Fact Check: 'A Letter from the Chairman' From Nye County, Nevada GOP Repeats Several Unproven Conspiracy Theories

Fact Check

  • by: Maarten Schenk
Fact Check: 'A Letter from the Chairman' From Nye County, Nevada GOP Repeats Several Unproven Conspiracy Theories No Evidence

Does a letter published by the chairman of a Nevada county Republican Central Committee, disputing the outcome of the presidential election, include evidence for the conspiracy theories proposed? No, that's not true: the widely viral article cites several unproven and disproven conspiracy theories, including "vote dumps", servers in Germany switching votes, President Trump escaping Washington on a "Doomsday" plane and Antifa rioters being responsible for the January 6, 2021 events at the Capitol in Washington DC.

The letter was published on the Nye County, Nevada, Republican Central Commitee website on January 9, 2021 titled "A Letter from the Chairman" (archived here) which opened:

As I write to you today, I have no doubt that this letter will find many of you crushed under the weight of despair or perhaps lost in a maze of confusion. It is my hope that by the time you finish reading this letter you will be able to confidently join millions of others who support the president and another four years.

Let me be clear: Trump will be president for another four years. Biden will not be president. Yes, I know those are shocking words in these crazy days.

While originally unsigned, a clarification was later added:

Update: some have asked why I didn't sign my name to this post. The answer is simple: the intended audience was our rural membership and they all know me.

That would seem to indicate Chris Zimmerman is the author, as that is the name signed under the "Message from the Chairman" (archived here) on another page of the site.

The article repeats several claims about the election and subsequent events that have been looked at by investigators and fact checkers and were found to be false or highly misleading. Take this one:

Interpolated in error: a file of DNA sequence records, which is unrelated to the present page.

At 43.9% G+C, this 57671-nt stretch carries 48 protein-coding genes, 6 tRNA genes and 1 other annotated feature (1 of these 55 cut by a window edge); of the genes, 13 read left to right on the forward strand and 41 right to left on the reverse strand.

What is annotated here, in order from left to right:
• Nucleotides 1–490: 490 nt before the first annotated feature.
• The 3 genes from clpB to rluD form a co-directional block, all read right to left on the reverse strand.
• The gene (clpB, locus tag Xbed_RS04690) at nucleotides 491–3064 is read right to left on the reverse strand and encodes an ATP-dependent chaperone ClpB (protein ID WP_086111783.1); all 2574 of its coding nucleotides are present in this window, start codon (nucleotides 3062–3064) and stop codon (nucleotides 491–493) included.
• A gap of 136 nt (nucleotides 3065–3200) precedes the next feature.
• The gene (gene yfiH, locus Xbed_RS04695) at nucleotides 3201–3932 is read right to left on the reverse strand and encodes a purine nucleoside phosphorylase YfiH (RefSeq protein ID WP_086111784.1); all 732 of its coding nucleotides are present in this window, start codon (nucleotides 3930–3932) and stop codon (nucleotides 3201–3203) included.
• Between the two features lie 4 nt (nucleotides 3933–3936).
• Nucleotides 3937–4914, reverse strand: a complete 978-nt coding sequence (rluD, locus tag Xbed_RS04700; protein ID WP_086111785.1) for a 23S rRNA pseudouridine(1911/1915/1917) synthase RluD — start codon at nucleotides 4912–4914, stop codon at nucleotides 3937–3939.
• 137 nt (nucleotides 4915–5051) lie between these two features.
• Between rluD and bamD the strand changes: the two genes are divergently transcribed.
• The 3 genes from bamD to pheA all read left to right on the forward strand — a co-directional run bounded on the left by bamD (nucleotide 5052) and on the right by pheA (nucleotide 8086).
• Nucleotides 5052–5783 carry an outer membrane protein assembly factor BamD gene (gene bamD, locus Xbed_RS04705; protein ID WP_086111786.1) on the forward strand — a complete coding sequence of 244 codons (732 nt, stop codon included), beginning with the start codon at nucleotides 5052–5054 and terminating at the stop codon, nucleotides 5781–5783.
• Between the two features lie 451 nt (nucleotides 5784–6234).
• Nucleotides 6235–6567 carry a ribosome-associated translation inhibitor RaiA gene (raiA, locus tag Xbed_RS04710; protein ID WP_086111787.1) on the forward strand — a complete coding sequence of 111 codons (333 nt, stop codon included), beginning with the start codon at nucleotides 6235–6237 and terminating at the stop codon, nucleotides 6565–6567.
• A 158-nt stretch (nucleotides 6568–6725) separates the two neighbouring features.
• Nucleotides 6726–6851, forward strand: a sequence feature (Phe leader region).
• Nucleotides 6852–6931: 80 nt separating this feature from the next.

For example, he announced on election night in the early hours of the morning that he "didn't want a dump of ballots at 4AM." What happened in just a few short hours at almost exactly 4AM? A huge ballot dump took place which showed that he already knew that it was going to take place.

Lead Stories wrote about tales of "ballot dumping" here, as did Associated Press and PolitiFact. These cases are nothing more than the result of the normal counting process, with large batches of mail-in or absentee ballots being counted throughout the evening and night and then added to the online tally when the counting was done, as had often been announced would happen by election authorities.

Speaking of the riot that engulfed Capitol Hill and the Capitol Building on January 6, 2021 the writer claims most of the people who breached the Capitol were Antifa:

...It would be very clear that the disguised Antifa people were 95%+ of the people in the building..

We've written extensively about these supposed disguised Antifa people and it turns out the most prominent of the ones that were being misidentified as Antifa turned out to be QAnon-believing Trump supporters and/or White Nationalists. No credible proof has been found so far of any organized Antifa activity, despite false rumors of buses of Antifa being escorted in (which turned out to have been based on old video footage).